What Are Allowable Earnings in Disability?

Receiving Social Security disability does not prevent you from working.

If you have filed and won a Social Security disability claim, you are receiving monthly benefits from the Social Security Administration. The agency has approved your claim and adjudged that your disability prevents you from doing your past relevant work, or other work within your limitations, on a full-time basis. However, you do have the right to earn income while on disability.

Trial Work Period

While you are on disability, Social Security rules provide for a trial work period, during which you may work and earn an unlimited income. The trial work period is limited to nine months; each month in which you earn $720 or more counts toward the period. During the trial work period, your full disability benefit continues.

Substantial Gainful Activity

Once you have passed the trial work period, your income is limited to what is known as the substantial gainful activity amount. In 2011, this amount is $1,000 per month, before taxes. If you earn more than the substantial gainful activity amount after completing a trial work period, your disability benefits will be suspended.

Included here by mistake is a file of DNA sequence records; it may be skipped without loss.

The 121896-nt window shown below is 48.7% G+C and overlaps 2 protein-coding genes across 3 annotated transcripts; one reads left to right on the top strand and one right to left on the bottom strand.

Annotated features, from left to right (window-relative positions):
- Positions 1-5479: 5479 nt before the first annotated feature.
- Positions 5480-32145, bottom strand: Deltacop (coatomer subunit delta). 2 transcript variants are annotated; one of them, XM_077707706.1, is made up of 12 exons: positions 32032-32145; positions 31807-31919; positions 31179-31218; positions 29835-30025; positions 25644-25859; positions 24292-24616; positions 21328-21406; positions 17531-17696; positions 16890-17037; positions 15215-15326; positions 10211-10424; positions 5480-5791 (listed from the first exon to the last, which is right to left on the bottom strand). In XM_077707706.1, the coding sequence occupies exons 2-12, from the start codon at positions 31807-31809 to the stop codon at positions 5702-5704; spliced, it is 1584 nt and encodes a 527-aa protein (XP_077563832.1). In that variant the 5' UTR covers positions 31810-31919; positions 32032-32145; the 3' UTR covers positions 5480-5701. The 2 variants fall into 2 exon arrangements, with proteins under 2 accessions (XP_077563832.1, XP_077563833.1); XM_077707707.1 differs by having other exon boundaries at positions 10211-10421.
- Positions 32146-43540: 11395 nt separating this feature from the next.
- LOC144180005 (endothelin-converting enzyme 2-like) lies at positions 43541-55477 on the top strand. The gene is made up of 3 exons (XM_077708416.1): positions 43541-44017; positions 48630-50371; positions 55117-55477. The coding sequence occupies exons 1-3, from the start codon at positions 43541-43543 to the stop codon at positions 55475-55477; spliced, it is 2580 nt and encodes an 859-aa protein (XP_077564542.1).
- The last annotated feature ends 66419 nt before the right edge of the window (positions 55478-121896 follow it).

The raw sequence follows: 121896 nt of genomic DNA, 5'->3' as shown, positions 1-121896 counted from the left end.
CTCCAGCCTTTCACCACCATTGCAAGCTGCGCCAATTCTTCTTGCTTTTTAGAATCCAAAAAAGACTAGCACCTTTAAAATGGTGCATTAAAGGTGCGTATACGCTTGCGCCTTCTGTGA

Five-Year Limit

The nine months of the trial work period do not have to be consecutive. They are counted over a maximum span of five years. If you work and earn more than $700 per month in nine months over a five-year period, then you have completed your trial work period.

Reinstatement

If your benefits are suspended, but you then find that you cannot continue to work because of your disability, you can have the benefits reinstated simply by requesting Social Security do so. This expedited reinstatement can take place within a maximum of five years after your benefits stop. If more than five years have passed, you have to file a new disability application.

Reporting

Any time you return to work, you must report that fact to Social Security. You must inform them of your employer's name, address and phone number, the nature of your work, and the amount of money you are earning. You must also report self-employment to Social Security. If you fail to report any earnings from employment, Social Security can immediately suspend your benefits for noncompliance with the rules.

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